Spicy Chip Killed Worcester Teen: Know More Here


The popular “one chip challenge” on social media claimed the life of a Worcester kid, who died after consuming a substance high in capsaicin, or chili pepper extract, an Executive Office of Public Safety and Security spokeswoman confirmed to MassLive.

On September 1, 2023, the teenager—a 10th grader—died as a result of consuming the chip. He wasn’t breathing when police arrived at his house, so they took him to the hospital, where he passed away.

According to Elaine Driscoll, an office spokesperson, the boy’s cause of death was classified as cardiac arrest “in the setting of recent ingestion of food substance with high capsaicin concentration.” His autopsy revealed that he also had a congenital cardiac abnormality and an enlarged heart. The National Institutes of Health states that the teen’s cardiac condition, known as myocardial bridging, can result in unexpected death.

Harris Wolobah, 14, participated in the “One Chip Challenge” offered by the food brand Paqui, which entails consuming a chip infused with some of the spiciest peppers on the planet, Scorpion and Carolina Reaper. The chip was removed from the shelves following his death.

Fears that Wolobah’s family had regarding the chip seem to have been validated by the postmortem results.

According to Driscoll, the Associated Press, the death certificate was given to the municipal clerk’s office on March 5 after the cause of death was established on February 27.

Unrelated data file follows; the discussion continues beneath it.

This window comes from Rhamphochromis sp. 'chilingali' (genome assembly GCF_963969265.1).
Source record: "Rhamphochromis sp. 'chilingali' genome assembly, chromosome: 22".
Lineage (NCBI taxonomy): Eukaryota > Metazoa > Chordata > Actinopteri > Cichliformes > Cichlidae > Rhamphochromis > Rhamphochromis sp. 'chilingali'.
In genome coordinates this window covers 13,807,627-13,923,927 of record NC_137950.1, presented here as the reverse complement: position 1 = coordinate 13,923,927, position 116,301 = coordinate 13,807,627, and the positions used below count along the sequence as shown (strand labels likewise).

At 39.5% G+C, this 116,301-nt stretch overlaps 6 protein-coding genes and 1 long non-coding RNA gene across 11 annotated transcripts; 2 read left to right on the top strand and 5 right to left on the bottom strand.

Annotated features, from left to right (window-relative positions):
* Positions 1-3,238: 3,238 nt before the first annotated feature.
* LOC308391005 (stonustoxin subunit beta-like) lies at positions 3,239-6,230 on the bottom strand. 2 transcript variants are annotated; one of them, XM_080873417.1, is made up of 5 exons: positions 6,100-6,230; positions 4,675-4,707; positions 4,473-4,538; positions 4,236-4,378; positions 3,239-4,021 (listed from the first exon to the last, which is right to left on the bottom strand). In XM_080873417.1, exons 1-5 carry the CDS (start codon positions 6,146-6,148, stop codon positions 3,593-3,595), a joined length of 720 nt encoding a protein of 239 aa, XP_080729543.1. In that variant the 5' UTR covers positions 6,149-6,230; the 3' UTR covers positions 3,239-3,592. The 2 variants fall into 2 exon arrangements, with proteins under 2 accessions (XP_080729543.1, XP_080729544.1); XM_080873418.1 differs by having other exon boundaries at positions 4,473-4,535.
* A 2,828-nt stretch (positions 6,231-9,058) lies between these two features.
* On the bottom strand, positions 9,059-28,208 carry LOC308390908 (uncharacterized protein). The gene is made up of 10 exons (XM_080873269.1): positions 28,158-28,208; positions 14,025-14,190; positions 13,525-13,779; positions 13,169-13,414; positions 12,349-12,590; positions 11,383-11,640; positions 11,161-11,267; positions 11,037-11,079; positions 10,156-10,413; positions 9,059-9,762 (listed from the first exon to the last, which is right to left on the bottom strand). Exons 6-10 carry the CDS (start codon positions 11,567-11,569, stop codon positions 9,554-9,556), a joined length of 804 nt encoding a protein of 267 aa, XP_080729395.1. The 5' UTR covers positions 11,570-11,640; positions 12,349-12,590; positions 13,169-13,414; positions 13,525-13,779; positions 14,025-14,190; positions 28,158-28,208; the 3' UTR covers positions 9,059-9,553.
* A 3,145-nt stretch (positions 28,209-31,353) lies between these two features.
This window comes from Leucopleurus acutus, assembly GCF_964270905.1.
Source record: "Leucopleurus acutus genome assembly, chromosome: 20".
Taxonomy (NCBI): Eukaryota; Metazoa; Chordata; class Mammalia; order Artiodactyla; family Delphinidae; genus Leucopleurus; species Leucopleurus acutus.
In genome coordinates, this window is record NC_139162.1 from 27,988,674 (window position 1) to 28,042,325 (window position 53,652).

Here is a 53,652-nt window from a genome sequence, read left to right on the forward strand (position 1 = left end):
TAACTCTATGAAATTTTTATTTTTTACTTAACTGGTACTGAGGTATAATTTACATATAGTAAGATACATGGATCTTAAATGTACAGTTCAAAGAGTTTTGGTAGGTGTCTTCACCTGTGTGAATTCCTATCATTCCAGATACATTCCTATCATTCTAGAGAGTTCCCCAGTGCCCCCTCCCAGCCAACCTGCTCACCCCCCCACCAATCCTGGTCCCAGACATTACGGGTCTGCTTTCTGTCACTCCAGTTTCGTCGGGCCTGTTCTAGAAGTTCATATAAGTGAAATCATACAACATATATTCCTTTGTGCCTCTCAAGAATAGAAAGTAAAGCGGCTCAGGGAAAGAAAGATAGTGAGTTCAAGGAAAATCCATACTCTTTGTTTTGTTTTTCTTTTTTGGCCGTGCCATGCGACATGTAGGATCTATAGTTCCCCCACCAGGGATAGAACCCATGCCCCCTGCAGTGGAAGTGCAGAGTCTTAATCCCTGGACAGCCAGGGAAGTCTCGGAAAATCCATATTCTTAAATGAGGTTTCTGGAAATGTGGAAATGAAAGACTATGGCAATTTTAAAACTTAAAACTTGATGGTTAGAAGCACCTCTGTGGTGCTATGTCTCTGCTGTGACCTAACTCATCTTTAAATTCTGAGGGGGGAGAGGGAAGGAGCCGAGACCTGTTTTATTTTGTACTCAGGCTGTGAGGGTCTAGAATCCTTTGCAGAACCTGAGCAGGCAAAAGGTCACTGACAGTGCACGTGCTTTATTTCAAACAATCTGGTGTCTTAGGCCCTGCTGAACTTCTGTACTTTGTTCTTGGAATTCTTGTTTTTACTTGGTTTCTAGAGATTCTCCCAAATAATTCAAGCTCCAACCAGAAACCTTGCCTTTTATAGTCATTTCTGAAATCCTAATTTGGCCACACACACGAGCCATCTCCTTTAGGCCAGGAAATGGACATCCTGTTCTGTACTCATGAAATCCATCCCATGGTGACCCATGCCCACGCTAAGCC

Each Paqui chip cost roughly $10 and was packaged in a foil-wrapped coffin-shaped box with a warning that it was meant for the “vengeful pleasure of intense heat and pain.” The notice stated that youngsters should not get access to the chip and that it should only be consumed by adults.

Children have had no trouble purchasing the chips in spite of the warning. Reports of teenagers becoming ill after participating in the chip-eating challenge have surfaced nationwide; three high school students from California were among those who were hospitalized. In 2022, after participating in the challenge, seven kids became unwell, prompting the call of paramedics to a Minnesota school.

According to Worcester Public Schools, Wolobah is a “rising star.”

“My heart goes out to all who knew and loved him,” Worcester Schools Superintendent Rachel Monarrez said in the statement.

The teen’s parents, Lois and Amos Wolobah, spoke with WBZ-TV reporters this week about their loss and urged Paqui to remove the One Chip Challenge product from the market. The firm did so shortly after the interview aired.

“I hope, I pray to God that no parents will go through what I’m going through. I don’t want to see anybody hurting the way I’m hurting.” Lois Wolobah told WBZ-TV. “I miss my son so much. I miss him so much.”

“We’ve been having sleepless nights, especially when I look at him,” Amos Wolobah said. “He’s not coming back anymore.”

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